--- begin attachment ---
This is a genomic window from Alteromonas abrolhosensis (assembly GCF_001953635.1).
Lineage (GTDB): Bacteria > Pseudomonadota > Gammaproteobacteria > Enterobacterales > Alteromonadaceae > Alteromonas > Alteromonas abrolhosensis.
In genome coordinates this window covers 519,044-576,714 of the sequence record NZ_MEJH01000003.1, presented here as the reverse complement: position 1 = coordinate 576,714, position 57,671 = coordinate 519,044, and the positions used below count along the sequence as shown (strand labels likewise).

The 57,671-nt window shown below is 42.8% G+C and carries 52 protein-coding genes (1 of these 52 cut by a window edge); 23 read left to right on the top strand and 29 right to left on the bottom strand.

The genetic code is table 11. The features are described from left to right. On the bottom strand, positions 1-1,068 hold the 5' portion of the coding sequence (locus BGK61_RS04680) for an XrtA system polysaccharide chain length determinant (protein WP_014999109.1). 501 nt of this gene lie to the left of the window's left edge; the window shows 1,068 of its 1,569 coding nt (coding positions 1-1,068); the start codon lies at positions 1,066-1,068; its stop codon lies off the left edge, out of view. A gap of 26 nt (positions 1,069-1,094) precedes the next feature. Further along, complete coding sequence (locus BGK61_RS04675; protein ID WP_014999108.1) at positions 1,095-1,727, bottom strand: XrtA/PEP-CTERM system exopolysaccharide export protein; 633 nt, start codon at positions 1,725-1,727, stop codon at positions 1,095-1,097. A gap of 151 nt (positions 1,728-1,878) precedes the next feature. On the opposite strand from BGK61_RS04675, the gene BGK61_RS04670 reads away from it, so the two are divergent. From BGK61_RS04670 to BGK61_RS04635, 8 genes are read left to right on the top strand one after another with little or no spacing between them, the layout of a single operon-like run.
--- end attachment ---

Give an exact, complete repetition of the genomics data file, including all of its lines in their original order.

This is a genomic window from Alteromonas abrolhosensis (assembly GCF_001953635.1).
Lineage (GTDB): Bacteria > Pseudomonadota > Gammaproteobacteria > Enterobacterales > Alteromonadaceae > Alteromonas > Alteromonas abrolhosensis.
In genome coordinates this window covers 519,044-576,714 of the sequence record NZ_MEJH01000003.1, presented here as the reverse complement: position 1 = coordinate 576,714, position 57,671 = coordinate 519,044, and the positions used below count along the sequence as shown (strand labels likewise).

The 57,671-nt window shown below is 42.8% G+C and carries 52 protein-coding genes (1 of these 52 cut by a window edge); 23 read left to right on the top strand and 29 right to left on the bottom strand.

The genetic code is table 11. The features are described from left to right. On the bottom strand, positions 1-1,068 hold the 5' portion of the coding sequence (locus BGK61_RS04680) for an XrtA system polysaccharide chain length determinant (protein WP_014999109.1). 501 nt of this gene lie to the left of the window's left edge; the window shows 1,068 of its 1,569 coding nt (coding positions 1-1,068); the start codon lies at positions 1,066-1,068; its stop codon lies off the left edge, out of view. A gap of 26 nt (positions 1,069-1,094) precedes the next feature. Further along, complete coding sequence (locus BGK61_RS04675; protein ID WP_014999108.1) at positions 1,095-1,727, bottom strand: XrtA/PEP-CTERM system exopolysaccharide export protein; 633 nt, start codon at positions 1,725-1,727, stop codon at positions 1,095-1,097. A gap of 151 nt (positions 1,728-1,878) precedes the next feature. On the opposite strand from BGK61_RS04675, the gene BGK61_RS04670 reads away from it, so the two are divergent. From BGK61_RS04670 to BGK61_RS04635, 8 genes are read left to right on the top strand one after another with little or no spacing between them, the layout of a single operon-like run.